, , , ,

Do you know what’s going on in this picture?


What about this one (copied from http://gma.yahoo.com/k-e-diet-brides-using-feeding-tubes-rapidly-080053646–abc-news-health.html)?

In case you don’t, I’m going to tell you. The first photograph shows an early-twentieth-century convicted English suffragette being force-fed with a tube because she went on a hunger strike to protest inhumane treatment in prison. The practice of such tube-feeding was common during the fight to gain women’s suffrage in England and has since been used on other incarcerated persons such as those held at Guantanamo Bay. It is said to be an unpleasant, if not outright torturous, procedure.

The lower photograph shows a woman named Jessica Schnaider, who is getting married this summer, with a feeding tube going up her nose, down her throat, and into her stomach. She’s not exactly on a hunger strike; she’s just trying to lose ten pounds so that she can look better in her wedding dress. According to an article on the website for the ABC network morning program Good Morning America (“The K-E Diet: Brides-to-Be Using Feeding Tubes to Rapidly Shed Pounds,” April 16, 2012), she paid $1,500 to a Florida doctor named Oliver Di Pietro to have her feeding tube inserted.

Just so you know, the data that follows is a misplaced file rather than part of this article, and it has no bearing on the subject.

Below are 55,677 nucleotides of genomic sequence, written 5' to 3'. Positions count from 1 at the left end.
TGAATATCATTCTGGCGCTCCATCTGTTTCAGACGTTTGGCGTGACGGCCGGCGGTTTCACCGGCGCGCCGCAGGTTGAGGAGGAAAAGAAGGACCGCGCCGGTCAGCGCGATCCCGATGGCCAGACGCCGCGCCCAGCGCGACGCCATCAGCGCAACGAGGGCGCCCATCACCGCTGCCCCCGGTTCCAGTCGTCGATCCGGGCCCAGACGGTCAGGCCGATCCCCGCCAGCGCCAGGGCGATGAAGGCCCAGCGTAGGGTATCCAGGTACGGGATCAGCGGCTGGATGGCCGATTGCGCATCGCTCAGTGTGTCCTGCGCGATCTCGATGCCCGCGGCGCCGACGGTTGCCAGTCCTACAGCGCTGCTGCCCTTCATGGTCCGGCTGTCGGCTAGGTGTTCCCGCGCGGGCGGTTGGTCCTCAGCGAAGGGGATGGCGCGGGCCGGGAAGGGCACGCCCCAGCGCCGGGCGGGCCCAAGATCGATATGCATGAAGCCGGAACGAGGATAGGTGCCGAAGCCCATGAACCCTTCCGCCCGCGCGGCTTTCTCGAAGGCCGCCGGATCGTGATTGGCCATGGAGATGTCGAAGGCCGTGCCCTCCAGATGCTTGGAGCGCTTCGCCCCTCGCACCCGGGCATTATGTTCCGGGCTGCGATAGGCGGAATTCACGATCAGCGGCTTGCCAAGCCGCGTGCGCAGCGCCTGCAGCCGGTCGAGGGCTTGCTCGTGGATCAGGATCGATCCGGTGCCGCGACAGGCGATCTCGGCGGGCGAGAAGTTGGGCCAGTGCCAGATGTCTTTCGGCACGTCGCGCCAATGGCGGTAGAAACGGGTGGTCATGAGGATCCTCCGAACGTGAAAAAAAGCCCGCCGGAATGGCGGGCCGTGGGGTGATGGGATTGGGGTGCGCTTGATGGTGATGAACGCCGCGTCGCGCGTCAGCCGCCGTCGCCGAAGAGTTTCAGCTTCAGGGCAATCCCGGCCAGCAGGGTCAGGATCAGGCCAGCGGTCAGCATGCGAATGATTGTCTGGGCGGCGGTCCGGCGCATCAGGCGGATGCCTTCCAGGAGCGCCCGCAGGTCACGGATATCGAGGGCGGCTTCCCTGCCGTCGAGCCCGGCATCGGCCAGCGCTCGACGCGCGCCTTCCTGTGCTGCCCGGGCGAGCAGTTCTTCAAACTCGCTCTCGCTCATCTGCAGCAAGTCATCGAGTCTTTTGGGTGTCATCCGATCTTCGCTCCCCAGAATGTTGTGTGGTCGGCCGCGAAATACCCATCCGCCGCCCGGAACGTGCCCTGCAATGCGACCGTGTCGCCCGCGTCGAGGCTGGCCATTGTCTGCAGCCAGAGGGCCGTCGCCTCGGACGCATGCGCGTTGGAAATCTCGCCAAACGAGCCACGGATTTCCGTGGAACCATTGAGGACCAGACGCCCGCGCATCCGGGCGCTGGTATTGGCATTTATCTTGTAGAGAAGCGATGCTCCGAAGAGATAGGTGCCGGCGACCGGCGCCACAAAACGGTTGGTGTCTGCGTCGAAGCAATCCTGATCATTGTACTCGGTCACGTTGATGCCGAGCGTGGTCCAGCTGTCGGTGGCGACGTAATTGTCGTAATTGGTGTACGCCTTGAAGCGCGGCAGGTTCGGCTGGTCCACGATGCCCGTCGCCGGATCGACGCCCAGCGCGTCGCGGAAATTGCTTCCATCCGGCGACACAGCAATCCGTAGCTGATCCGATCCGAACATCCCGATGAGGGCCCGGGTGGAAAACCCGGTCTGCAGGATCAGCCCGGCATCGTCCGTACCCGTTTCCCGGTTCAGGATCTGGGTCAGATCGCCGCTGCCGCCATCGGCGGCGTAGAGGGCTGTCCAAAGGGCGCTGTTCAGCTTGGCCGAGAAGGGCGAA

Schnaider is quoted as saying, “I don’t have all of the time on the planet just to focus an hour and a half a day to exercise so I came to the doctor, I saw the diet, and I said, ‘You know what? Why not? Let me try it. So I decided to go ahead and give it a shot.”

Does anyone else see the irony here?

Meanwhile, here is a person with a real weight problem (copied from http://www.ffl.org/emergency-relief/world-hunger/):

Dear Ms. Schnaider. Poor, misguided Ms. Schnaider. I am sorry to be so judgy about your big day. Believe me, I do understand how we can internalize dangerous and ridiculous images of women to the point where we think they are real and attainable. I understand how the pressure to be thin can make us do stupid, self-destructive things. And I understand that a nervous young bride often will feel that she must be perfect on the day she marries her best friend and true love.

But the article says you are 41 years old. I understand what that’s like too, because I am 43. We are old enough to have had enough experiences in life to discover our integrity and self-worth. To want to be known and remembered for something other than how we looked in a dress that, truth be told, we really have no business wearing in the first place. You and I know that we are not going to look like freshly plucked peaches no matter what we do. We are old enough to know better and then some.

And so, my spiritual sister, since you seem to have no shame, allow me to be embarrassed on your behalf.